In State v. Sheriff of Ramsey County, 48 Minn. 236, 31 Am. St. Rep. 650, the supreme court of Minnesota filed an opinion on January 19, 1892, in which was used this language: "In Nichols v. Walter, 37 Minn, 264, it was held that the law was general and uniform in its operation which operates equally upon all the subjects 143 within the class for which the rule is adopted, but that the legislature cannot adopt an arbitrary classification, though it be made to operate equally upon each subject within the class; and the classification must be based on some reason suggested by such a difference in the situation and circumstances of the subjects placed in different classes as to disclose the necessity or propriety of different legislation in respect to them. In State v. Donaldson, 41 Minn. 74, a distinction or classification of dealers in medicines, based on the location of their places of business in respect to distance from drug-stores, was held reasonable and not a mere arbitrary distinction. In Johnson v. St. Paul etc. R. R. Co., 43 Minn. 224, this court, in dealing with chapter 13, Laws of 1887, defining the liability of railway companies to their employees, said, in substance, that not only must the statute treat alike, under the same conditions, all who are brought within it, but in its classifications it must bring within it all who are under the same conditions. Such law must embrace all and exclude none whose condition and wants render such legislation necessary or appropriate to them as a class': Randolph v. Wood, 49 N. J. L. 88. .... No arbitrary distinction between different kinds or classes of business can be sus. tained, the conditions being otherwise similar. The statute is leveled against nuisance occasioned by dense smoke, and it can make no practical difference in what business the own. ers or occupants of the buildings in which such smoke is produced are engaged, or whether the heat evolved from the combustion of the fuel producing such smoke is applied to the generation of steam or other useful purposes; or, further, whether steam power is used in manufacturing or is applied to other uses, as a grain-elevator or hoisting apparatus in a warehouse. We are obliged to hold that the distinction or classification attempted to be made is untenable."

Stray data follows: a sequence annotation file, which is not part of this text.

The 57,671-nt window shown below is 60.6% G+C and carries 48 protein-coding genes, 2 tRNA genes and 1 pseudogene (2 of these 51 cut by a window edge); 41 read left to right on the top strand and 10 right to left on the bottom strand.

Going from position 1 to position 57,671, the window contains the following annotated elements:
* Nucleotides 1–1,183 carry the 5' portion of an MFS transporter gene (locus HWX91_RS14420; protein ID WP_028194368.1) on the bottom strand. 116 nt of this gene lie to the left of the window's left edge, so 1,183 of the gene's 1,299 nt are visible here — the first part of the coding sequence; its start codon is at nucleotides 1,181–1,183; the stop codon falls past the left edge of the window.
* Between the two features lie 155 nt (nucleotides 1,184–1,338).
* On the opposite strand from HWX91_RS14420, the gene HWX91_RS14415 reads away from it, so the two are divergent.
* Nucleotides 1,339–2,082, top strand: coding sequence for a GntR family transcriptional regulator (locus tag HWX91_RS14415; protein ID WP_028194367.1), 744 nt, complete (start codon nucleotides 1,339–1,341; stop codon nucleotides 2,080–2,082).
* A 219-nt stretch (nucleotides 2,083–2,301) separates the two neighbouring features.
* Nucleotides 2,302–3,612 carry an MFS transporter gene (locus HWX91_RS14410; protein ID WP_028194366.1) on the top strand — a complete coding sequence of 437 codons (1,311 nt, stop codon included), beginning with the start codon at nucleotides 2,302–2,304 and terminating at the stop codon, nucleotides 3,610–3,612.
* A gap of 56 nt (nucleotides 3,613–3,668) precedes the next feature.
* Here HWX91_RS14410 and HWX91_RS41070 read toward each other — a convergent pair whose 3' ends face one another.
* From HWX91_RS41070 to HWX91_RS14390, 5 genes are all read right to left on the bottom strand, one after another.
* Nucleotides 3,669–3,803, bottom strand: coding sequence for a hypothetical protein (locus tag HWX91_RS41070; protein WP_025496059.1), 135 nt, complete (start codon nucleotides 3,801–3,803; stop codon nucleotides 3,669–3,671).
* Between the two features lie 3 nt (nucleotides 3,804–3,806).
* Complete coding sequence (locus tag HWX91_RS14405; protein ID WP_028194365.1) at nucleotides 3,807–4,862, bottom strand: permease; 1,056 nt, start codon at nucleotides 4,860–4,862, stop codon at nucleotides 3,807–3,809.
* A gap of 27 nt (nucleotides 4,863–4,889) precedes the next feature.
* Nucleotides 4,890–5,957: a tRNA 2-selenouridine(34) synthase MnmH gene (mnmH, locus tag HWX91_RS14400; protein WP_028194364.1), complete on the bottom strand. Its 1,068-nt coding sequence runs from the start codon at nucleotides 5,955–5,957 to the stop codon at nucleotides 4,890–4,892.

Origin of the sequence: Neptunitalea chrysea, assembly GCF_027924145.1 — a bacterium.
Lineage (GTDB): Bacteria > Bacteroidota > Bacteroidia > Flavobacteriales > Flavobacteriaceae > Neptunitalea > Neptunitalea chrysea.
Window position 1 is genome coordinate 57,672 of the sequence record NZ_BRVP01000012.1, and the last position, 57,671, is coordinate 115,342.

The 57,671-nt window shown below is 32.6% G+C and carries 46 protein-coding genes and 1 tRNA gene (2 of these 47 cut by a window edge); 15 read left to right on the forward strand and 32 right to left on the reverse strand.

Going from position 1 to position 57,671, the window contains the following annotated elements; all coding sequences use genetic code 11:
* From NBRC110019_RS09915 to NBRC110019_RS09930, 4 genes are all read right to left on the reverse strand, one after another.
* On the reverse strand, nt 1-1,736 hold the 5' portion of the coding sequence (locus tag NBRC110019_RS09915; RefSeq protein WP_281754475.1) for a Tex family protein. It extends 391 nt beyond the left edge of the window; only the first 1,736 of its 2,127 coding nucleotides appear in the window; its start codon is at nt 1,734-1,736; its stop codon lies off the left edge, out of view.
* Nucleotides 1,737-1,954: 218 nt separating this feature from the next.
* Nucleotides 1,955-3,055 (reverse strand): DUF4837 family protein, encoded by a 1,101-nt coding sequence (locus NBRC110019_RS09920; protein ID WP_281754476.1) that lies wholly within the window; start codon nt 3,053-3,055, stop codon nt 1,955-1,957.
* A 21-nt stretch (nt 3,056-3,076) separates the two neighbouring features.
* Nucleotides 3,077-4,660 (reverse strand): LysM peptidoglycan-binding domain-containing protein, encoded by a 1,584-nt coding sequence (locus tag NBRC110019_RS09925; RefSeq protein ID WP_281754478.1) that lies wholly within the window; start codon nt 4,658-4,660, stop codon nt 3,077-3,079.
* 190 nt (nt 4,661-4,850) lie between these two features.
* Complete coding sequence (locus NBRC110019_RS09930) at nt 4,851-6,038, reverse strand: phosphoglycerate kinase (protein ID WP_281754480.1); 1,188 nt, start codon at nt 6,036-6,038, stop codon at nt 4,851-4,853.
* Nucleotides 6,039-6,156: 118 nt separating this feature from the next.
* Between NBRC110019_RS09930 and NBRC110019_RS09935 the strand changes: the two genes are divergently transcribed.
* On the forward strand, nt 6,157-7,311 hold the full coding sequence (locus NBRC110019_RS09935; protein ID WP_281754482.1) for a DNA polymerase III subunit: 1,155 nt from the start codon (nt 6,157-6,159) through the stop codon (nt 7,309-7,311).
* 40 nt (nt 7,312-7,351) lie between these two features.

There is perceived no reason why a resort to special legis. lation was necessary in respect to the subject matter 143 of the act with which we are now dealing. If we are correct in this assumption the language quoted is specially applicable to the provisions of the statute by which its benefits are withheld from domestic and farm laborers. These views are enunciated with somewhat more of confidence because they are in line with the reasoning of this court in Atchison etc. R. R. Co. v. Baty, 6 Neb. 37; 29 Am. Rep. 356.